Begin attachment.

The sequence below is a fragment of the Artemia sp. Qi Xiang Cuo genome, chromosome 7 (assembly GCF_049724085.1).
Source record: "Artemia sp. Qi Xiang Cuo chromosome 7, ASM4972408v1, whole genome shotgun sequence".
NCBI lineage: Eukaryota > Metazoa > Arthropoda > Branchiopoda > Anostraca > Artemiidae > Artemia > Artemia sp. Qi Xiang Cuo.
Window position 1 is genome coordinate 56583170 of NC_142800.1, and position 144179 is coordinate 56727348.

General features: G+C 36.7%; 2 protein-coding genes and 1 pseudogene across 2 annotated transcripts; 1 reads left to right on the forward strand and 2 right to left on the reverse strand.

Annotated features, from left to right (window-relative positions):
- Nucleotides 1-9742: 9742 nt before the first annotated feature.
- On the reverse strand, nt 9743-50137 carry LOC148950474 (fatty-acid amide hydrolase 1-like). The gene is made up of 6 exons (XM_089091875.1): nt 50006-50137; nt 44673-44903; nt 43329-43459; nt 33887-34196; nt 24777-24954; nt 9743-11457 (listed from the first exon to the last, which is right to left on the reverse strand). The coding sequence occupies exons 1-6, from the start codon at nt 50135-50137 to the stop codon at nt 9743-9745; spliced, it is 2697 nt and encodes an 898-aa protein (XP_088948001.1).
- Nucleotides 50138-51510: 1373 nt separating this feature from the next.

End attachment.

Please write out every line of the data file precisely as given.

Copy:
The sequence below is a fragment of the Artemia sp. Qi Xiang Cuo genome, chromosome 7 (assembly GCF_049724085.1).
Source record: "Artemia sp. Qi Xiang Cuo chromosome 7, ASM4972408v1, whole genome shotgun sequence".
NCBI lineage: Eukaryota > Metazoa > Arthropoda > Branchiopoda > Anostraca > Artemiidae > Artemia > Artemia sp. Qi Xiang Cuo.
Window position 1 is genome coordinate 56583170 of NC_142800.1, and position 144179 is coordinate 56727348.

General features: G+C 36.7%; 2 protein-coding genes and 1 pseudogene across 2 annotated transcripts; 1 reads left to right on the forward strand and 2 right to left on the reverse strand.

Annotated features, from left to right (window-relative positions):
- Nucleotides 1-9742: 9742 nt before the first annotated feature.
- On the reverse strand, nt 9743-50137 carry LOC148950474 (fatty-acid amide hydrolase 1-like). The gene is made up of 6 exons (XM_089091875.1): nt 50006-50137; nt 44673-44903; nt 43329-43459; nt 33887-34196; nt 24777-24954; nt 9743-11457 (listed from the first exon to the last, which is right to left on the reverse strand). The coding sequence occupies exons 1-6, from the start codon at nt 50135-50137 to the stop codon at nt 9743-9745; spliced, it is 2697 nt and encodes an 898-aa protein (XP_088948001.1).
- Nucleotides 50138-51510: 1373 nt separating this feature from the next.